As Bregman says,

I don’t live in that binary world. Sometimes markets work best, sometimes the state has the best solution. During the Enlightenment, there were brilliant thinkers who realized that, if you assume most people are naturally selfish and you construct the market around that, sometimes it can actually work for the common good. I just think that in many cases, it went too far. What many economists forget is that this view of humanity, the so-called “homo economicus,” can become a self-fulfilling prophecy.

Or, as Frum notes, “politics can change a culture and save it from itself”.

That’s the politics of change–the politics that Trump’s base hysterically rejects.

 

 

 

 

Do You See What I See?

A couple of days ago, an email from the Human Rights Campaign began with the following paragraph:

“Just yesterday, one of Mitt Romney’s highest profile supporters, and a member of the GOP platform committee, said same-sex marriage is something the government should condemn – along with drug use and polygamy.”

The rest of the message teemed with righteous indignation, and ended with a predictable plea for money.

Now, I fully understand how demeaning that statement feels. But I also understand where it comes from. A few years ago, during my sabbatical, I did research that later became my book God and Country. I was curious about the ways in which religious cultures and beliefs shaped people’s positions on various policies–not just hot-button social issues, but also policies we think of as wholly secular, like welfare, the environment, criminal justice.

The research was fascinating–and enlightening. It turns out that our religious socialization affects the way in which we categorize issues. So–when it comes to sexual orientation, for example–research suggests that Christians and Jews tend to classify the issue differently. Jews are more likely to classify sexual orientation as one aspect of identity, like eye color or intellectual capacity; for most Christians, on the other hand, sex is classified as a behavior–like drug use or polygamy. This initial classification doesn’t necessarily prevent Christians from drawing moral distinctions between different behaviors, and many Christians do not consider homosexuality to be immoral. But the evaluation process proceeds from different starting points.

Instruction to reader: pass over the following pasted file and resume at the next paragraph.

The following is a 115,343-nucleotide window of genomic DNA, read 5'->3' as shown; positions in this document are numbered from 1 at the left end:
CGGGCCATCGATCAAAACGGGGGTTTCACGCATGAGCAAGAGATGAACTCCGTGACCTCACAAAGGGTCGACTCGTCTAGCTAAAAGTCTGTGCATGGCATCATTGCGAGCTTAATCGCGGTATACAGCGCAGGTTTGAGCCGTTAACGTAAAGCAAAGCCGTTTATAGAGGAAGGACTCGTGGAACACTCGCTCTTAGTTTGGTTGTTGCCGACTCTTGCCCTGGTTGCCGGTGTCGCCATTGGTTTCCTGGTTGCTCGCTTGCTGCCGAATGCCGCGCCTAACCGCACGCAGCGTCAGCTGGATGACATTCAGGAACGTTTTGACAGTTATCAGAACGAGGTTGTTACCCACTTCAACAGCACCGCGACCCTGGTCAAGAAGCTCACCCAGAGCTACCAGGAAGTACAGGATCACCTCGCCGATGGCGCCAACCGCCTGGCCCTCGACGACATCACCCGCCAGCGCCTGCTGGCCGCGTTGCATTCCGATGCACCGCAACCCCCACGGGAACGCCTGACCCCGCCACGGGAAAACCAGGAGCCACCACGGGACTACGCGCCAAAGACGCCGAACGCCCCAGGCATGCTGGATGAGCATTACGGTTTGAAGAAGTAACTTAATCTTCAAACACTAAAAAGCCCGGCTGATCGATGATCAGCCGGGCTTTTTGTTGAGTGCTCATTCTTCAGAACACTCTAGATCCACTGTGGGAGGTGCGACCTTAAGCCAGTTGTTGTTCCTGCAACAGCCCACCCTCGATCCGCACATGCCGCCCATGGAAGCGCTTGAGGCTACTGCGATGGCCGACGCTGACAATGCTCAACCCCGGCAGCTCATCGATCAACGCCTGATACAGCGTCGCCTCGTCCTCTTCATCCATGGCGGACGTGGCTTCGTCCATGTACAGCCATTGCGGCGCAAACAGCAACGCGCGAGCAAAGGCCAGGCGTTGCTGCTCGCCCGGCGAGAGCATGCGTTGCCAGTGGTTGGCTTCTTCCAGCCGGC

Cultural assumptions can be changed over time, of course, and changing the way people classify sexual orientation initially is one of the great triumphs of the gay civil rights movement.

We can see it in the language: the term “sexual preference” is rarely used these days (except by the likes of a Micah Clark or Sarah Palin); it has been replaced by “sexual orientation.” The first term suggests a behavioral choice; the second, an immutable characteristic. It is an incredibly important distinction; immutable characteristics–like gender or eye color or skin color–are by definition morally neutral.

You can choose to use drugs, you can choose to be a polygamist. But science has exploded the myth that people choose to be gay, and most Americans–whatever their religious socialization–have come to understand and accept the fact that sexual orientation is not chosen.

It’s not a fluke that the people who compare homosexuality to drug use are also anti-science.

There are many ways to slice and dice the American electorate, but I am increasingly convinced that the fundamental (no pun intended) fault line is between those who accept science and modernity and can live with the resulting ambiguities, and those who don’t and can’t–those who find change threatening and ambiguity terrifying, and who cling more and more tightly to the comforting categories and certainties of the (re-imagined) past.

Why We Are Freaked Out

A friend sent me this brief video played by Sony at a recent shareholders meeting.

I’ll think about this the next time I hear someone cry “I want my country back!” As it vividly shows, the pace of change has accelerated dramatically–possibly more dramatically than many people can handle. It doesn’t make angry, uninformed and venomous behavior excusable, but it does help us to understand the source of much of the discomfort.